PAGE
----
29. Analyzing recent federal data derived from “snap-shot” data about daily populations, Human Rights Watch and the ACLU estimated that in each year from 2008 to 2010, more than 120,000 children were held in adult jails and prison. Growing Up Locked Down, supra note 11, at 102–106 (note estimates included at Tables 1–4).
30. See Interim Rep. of the Special Rapporteur on Torture and Other Cruel, Inhuman or Degrading Treatment or Punishment, ¶ 26, U.N. Doc. A/66/268 (Aug. 5, 2011), http://solitaryconfinement.org/uploads/SpecRapTortureAug2011.pdf; United Nations Standard Minimum Rules for the Treatment of Prisoners (the Mandela Rules) Rule 44 U.N. Res. A/C.3/70/L.3 (September 2015), https://www.unodc.org/pdf/criminal_justice/UN_Standard_Minimum_Rules_for_the_Treatment_of_Prisoners.pdf.
31. See Vera Inst. of Justice, Written Testimony of Michael Jacobson Before the United States Senate Judiciary Committee Subcommittee on the Constitution, Civil Rights, and Human Rights 1 (2012) http://www.vera.org/files/michael-jacobson-testimony-on-solitary-confinement-2012.pdf.; Jeffrey L. Metzner & Jamie Fellner, Solitary Confinement and Mental Illness in U.S. Prisons: A Challenge for Medical Ethics, 38 J. Am. Acad. Psychiatry L. 104 (2010), http://www.jaapl.org/content/38/1/104.full.pdf+html; American Civil Liberties Union, Written Statement of the American Civil Liberties Union Before the United States Senate Judiciary Committee Subcommittee on the Constitution, Civil Rights, and Human Rights 1 (2012), https://www.aclu.org/files/assets/aclu_testimony__for_solitary_confinement_hearing-_final.pdf. For perhaps the most comprehensive recent research on the prevalence of the use of solitary confinement in U.S. prisons, see Yale Law School Arthur Liman Public Interest Program and the Association of State Correctional Administrators, Time in Cell: The Liman-ASCA 2014 National Survey of Administrative Segregation in Prison (Aug. 2015), http://mediad.publicbroadcasting.net/p/wnpr/files/201509/asca-liman_administrative_segregation_report_revised_aug_27_2015.pdf.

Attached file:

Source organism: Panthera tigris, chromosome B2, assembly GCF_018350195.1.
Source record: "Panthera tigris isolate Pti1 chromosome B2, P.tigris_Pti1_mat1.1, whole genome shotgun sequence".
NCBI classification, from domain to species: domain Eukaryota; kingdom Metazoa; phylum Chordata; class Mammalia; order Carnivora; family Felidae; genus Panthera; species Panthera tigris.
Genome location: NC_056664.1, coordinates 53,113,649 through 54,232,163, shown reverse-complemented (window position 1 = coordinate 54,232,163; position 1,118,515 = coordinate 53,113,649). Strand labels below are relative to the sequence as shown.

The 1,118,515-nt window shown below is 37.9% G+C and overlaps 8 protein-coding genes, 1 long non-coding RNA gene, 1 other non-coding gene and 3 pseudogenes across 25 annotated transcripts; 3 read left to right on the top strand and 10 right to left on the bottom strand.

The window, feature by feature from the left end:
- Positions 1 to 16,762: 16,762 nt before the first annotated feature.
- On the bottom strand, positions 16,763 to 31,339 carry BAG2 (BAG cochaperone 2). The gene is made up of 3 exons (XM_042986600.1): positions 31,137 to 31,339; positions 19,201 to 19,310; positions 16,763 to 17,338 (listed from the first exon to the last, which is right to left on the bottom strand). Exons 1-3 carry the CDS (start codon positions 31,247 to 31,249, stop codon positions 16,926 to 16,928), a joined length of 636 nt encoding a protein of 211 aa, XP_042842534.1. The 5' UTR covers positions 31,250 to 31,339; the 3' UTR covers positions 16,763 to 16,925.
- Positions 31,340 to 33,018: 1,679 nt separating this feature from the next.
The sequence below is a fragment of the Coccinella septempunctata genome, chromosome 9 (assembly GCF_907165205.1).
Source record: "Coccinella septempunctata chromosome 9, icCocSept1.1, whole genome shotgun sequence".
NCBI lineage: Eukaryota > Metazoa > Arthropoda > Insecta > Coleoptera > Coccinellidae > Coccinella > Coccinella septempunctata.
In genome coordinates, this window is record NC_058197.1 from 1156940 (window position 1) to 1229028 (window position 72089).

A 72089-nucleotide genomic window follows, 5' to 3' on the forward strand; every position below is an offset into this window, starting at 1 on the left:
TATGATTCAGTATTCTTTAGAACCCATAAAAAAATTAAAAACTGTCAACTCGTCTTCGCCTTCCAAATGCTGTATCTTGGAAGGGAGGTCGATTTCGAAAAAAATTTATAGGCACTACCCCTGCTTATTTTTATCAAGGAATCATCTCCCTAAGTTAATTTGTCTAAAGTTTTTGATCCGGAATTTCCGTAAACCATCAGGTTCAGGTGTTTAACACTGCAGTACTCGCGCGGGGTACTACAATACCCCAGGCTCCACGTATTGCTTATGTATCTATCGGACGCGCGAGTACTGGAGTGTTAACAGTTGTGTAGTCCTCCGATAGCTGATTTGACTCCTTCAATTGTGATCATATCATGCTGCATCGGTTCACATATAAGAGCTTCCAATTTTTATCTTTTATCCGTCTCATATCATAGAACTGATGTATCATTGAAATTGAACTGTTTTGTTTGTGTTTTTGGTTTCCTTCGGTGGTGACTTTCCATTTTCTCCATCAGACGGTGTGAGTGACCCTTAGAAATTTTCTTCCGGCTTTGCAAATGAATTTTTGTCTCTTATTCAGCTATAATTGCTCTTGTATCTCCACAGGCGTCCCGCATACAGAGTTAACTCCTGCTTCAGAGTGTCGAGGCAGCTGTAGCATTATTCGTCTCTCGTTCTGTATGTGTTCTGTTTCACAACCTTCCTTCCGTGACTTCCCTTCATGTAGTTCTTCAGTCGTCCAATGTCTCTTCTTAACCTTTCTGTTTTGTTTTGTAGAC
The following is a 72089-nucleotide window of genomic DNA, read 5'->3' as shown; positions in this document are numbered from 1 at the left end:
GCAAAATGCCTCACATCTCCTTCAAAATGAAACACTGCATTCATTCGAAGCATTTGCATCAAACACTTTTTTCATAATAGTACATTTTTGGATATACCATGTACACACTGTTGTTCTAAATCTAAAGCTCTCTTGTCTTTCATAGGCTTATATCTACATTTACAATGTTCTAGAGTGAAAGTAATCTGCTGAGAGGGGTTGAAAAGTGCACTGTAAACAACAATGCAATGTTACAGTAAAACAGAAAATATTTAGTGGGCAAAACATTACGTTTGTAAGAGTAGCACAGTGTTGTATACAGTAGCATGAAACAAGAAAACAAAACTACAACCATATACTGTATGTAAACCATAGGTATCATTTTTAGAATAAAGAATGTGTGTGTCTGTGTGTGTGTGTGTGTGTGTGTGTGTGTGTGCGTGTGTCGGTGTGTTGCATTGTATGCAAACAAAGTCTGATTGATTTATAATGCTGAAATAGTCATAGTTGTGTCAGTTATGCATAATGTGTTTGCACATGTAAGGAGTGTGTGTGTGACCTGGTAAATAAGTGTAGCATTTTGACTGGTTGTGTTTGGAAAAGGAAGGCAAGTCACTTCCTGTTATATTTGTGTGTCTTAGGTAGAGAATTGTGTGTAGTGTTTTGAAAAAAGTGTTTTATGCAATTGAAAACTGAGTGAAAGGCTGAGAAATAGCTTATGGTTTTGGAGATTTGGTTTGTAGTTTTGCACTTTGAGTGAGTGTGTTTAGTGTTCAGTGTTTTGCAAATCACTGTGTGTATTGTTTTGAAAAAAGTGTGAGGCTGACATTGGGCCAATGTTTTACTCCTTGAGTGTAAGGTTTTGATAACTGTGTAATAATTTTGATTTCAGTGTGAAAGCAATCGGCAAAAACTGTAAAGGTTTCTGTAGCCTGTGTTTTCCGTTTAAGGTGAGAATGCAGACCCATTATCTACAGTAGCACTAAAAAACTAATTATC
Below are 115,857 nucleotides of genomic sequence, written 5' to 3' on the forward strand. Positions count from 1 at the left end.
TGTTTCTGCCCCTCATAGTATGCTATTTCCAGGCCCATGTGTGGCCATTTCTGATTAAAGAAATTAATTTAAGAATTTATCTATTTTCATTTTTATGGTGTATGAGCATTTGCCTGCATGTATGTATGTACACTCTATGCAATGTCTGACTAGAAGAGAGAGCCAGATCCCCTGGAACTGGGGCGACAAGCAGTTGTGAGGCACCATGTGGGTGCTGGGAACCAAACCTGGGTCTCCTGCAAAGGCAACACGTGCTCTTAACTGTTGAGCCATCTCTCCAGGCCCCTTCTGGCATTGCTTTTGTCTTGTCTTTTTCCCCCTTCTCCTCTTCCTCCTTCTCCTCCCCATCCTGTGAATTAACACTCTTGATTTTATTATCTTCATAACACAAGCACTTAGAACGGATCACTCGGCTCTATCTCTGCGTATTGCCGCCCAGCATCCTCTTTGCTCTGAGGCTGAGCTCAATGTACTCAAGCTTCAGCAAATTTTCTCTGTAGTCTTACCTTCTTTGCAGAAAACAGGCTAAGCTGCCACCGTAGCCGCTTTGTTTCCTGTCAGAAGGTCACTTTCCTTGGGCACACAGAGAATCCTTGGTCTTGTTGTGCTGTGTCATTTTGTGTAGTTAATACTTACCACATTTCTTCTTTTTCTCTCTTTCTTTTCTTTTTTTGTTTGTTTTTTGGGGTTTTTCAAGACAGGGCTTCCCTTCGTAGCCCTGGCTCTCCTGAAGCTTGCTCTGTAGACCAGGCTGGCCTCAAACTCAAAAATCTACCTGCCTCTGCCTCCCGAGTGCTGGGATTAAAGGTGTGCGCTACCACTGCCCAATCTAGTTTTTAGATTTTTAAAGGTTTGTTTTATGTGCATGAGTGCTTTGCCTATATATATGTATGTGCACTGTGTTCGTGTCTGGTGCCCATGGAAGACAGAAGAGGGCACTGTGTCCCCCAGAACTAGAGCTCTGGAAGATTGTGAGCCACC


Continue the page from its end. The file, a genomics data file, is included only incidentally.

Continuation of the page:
32. See Growing Up Locked Down, supra note 11, at 3.